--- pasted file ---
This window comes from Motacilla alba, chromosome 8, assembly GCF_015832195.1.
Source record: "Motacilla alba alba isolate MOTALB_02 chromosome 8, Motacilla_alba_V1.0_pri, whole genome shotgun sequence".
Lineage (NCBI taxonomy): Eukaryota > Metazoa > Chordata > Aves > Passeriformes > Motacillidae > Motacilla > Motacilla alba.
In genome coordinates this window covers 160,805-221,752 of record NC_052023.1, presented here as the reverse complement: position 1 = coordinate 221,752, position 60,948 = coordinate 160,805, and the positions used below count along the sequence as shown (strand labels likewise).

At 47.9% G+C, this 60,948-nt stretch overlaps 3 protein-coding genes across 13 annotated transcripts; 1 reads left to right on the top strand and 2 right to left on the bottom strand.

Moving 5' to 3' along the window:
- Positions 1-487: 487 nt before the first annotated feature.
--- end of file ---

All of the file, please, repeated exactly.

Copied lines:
This window comes from Motacilla alba, chromosome 8, assembly GCF_015832195.1.
Source record: "Motacilla alba alba isolate MOTALB_02 chromosome 8, Motacilla_alba_V1.0_pri, whole genome shotgun sequence".
Lineage (NCBI taxonomy): Eukaryota > Metazoa > Chordata > Aves > Passeriformes > Motacillidae > Motacilla > Motacilla alba.
In genome coordinates this window covers 160,805-221,752 of record NC_052023.1, presented here as the reverse complement: position 1 = coordinate 221,752, position 60,948 = coordinate 160,805, and the positions used below count along the sequence as shown (strand labels likewise).

At 47.9% G+C, this 60,948-nt stretch overlaps 3 protein-coding genes across 13 annotated transcripts; 1 reads left to right on the top strand and 2 right to left on the bottom strand.

Moving 5' to 3' along the window:
- Positions 1-487: 487 nt before the first annotated feature.